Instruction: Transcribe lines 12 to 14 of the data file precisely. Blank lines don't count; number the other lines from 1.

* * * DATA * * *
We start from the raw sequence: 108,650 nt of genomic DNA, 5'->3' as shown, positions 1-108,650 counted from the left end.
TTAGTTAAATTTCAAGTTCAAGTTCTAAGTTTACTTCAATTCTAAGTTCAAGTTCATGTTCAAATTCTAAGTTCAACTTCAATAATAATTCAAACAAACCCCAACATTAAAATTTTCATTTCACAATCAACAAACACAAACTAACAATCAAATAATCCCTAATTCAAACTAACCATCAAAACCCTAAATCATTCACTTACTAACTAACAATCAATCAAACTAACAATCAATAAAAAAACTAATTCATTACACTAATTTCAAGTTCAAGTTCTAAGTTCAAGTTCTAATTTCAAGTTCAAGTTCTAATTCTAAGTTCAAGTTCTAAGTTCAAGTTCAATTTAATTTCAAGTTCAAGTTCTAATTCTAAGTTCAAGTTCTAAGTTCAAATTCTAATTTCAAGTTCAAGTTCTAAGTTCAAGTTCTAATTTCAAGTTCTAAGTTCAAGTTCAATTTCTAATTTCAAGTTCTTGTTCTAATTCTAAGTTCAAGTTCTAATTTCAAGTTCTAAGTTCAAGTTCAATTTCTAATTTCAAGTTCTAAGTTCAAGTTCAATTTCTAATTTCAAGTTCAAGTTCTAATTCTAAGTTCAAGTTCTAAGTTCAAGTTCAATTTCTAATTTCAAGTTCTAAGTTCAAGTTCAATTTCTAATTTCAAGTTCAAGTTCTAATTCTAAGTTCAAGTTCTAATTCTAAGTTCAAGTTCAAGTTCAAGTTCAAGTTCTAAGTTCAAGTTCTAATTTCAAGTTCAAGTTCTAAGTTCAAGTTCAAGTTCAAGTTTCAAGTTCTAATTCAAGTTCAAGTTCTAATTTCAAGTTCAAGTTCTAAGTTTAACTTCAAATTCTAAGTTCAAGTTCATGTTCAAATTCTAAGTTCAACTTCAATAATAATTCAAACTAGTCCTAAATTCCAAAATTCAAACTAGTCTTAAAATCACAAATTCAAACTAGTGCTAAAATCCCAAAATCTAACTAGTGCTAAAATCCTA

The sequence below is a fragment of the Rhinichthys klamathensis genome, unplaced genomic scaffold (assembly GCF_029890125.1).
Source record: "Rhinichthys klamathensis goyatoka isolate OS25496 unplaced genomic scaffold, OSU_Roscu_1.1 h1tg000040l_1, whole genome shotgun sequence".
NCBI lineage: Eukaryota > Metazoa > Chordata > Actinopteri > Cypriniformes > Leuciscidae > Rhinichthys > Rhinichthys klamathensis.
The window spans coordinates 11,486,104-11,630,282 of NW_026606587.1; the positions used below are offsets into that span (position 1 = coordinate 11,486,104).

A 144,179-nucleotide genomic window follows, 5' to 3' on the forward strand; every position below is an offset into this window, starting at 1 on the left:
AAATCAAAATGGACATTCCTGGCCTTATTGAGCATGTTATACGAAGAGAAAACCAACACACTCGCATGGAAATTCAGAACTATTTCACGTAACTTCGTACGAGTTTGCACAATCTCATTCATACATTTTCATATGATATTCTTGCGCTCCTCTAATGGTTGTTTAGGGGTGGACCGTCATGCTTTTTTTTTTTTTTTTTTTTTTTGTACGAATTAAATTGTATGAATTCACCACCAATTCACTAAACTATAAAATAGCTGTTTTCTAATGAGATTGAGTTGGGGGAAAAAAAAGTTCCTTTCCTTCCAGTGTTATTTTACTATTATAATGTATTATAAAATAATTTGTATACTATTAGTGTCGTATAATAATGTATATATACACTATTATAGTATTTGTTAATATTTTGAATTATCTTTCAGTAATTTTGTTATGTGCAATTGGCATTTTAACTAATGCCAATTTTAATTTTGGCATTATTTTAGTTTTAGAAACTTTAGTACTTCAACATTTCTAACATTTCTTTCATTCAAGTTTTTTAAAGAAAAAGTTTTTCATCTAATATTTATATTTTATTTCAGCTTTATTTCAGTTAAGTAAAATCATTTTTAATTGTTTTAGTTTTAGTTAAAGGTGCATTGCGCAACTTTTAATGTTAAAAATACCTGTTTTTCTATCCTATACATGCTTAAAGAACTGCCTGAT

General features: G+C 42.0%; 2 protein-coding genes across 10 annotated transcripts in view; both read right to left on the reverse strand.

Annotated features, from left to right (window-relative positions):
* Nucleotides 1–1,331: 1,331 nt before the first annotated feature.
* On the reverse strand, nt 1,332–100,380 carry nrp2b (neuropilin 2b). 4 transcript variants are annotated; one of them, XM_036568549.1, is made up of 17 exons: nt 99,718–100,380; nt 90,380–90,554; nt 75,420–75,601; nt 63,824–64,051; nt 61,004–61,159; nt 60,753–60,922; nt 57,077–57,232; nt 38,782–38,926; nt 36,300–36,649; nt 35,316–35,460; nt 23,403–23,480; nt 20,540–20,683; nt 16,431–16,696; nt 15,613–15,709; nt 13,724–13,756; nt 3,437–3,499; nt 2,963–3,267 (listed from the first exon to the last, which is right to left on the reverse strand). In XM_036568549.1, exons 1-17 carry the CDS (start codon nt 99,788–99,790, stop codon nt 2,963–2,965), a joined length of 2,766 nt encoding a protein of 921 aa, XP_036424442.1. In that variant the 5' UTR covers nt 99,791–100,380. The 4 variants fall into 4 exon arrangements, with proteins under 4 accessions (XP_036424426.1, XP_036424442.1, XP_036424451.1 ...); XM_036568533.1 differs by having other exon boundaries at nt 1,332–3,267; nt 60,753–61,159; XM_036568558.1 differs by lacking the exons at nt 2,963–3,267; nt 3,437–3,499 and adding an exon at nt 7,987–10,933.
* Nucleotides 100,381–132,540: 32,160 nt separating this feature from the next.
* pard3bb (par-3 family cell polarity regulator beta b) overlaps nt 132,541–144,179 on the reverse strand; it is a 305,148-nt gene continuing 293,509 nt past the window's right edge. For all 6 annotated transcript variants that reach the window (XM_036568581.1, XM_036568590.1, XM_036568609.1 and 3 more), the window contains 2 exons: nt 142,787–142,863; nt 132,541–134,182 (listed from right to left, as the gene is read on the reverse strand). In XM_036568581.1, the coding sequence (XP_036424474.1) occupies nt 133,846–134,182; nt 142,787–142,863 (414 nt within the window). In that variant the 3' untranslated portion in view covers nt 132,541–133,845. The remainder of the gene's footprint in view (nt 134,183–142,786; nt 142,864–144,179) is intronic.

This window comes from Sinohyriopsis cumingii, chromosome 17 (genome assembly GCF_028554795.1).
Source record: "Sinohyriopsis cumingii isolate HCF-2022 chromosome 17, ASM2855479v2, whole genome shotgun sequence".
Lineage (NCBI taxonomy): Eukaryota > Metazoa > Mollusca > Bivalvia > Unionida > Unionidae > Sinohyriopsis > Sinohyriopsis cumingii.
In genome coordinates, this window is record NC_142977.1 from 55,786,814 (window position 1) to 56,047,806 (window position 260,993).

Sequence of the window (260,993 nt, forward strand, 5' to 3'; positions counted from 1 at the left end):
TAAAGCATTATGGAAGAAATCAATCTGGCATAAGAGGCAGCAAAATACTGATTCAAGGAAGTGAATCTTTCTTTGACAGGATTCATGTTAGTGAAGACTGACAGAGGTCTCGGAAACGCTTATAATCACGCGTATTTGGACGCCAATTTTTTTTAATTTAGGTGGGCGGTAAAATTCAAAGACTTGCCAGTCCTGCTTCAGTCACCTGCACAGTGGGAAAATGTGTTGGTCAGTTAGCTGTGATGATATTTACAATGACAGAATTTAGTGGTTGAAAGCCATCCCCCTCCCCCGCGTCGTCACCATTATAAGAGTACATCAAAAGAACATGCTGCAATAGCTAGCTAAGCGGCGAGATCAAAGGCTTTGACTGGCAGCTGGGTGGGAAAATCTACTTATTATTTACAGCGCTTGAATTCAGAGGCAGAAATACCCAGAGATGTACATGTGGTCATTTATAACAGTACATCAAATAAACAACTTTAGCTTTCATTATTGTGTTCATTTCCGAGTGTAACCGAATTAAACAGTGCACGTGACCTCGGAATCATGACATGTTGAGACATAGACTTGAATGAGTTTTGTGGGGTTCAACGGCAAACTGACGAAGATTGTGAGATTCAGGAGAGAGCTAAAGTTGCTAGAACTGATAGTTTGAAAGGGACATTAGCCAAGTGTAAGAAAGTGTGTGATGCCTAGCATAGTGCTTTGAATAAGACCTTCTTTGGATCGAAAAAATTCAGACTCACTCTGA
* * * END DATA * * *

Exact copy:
* On the reverse strand, nt 1,332–100,380 carry nrp2b (neuropilin 2b). 4 transcript variants are annotated; one of them, XM_036568549.1, is made up of 17 exons: nt 99,718–100,380; nt 90,380–90,554; nt 75,420–75,601; nt 63,824–64,051; nt 61,004–61,159; nt 60,753–60,922; nt 57,077–57,232; nt 38,782–38,926; nt 36,300–36,649; nt 35,316–35,460; nt 23,403–23,480; nt 20,540–20,683; nt 16,431–16,696; nt 15,613–15,709; nt 13,724–13,756; nt 3,437–3,499; nt 2,963–3,267 (listed from the first exon to the last, which is right to left on the reverse strand). In XM_036568549.1, exons 1-17 carry the CDS (start codon nt 99,788–99,790, stop codon nt 2,963–2,965), a joined length of 2,766 nt encoding a protein of 921 aa, XP_036424442.1. In that variant the 5' UTR covers nt 99,791–100,380. The 4 variants fall into 4 exon arrangements, with proteins under 4 accessions (XP_036424426.1, XP_036424442.1, XP_036424451.1 ...); XM_036568533.1 differs by having other exon boundaries at nt 1,332–3,267; nt 60,753–61,159; XM_036568558.1 differs by lacking the exons at nt 2,963–3,267; nt 3,437–3,499 and adding an exon at nt 7,987–10,933.
* Nucleotides 100,381–132,540: 32,160 nt separating this feature from the next.
* pard3bb (par-3 family cell polarity regulator beta b) overlaps nt 132,541–144,179 on the reverse strand; it is a 305,148-nt gene continuing 293,509 nt past the window's right edge. For all 6 annotated transcript variants that reach the window (XM_036568581.1, XM_036568590.1, XM_036568609.1 and 3 more), the window contains 2 exons: nt 142,787–142,863; nt 132,541–134,182 (listed from right to left, as the gene is read on the reverse strand). In XM_036568581.1, the coding sequence (XP_036424474.1) occupies nt 133,846–134,182; nt 142,787–142,863 (414 nt within the window). In that variant the 3' untranslated portion in view covers nt 132,541–133,845. The remainder of the gene's footprint in view (nt 134,183–142,786; nt 142,864–144,179) is intronic.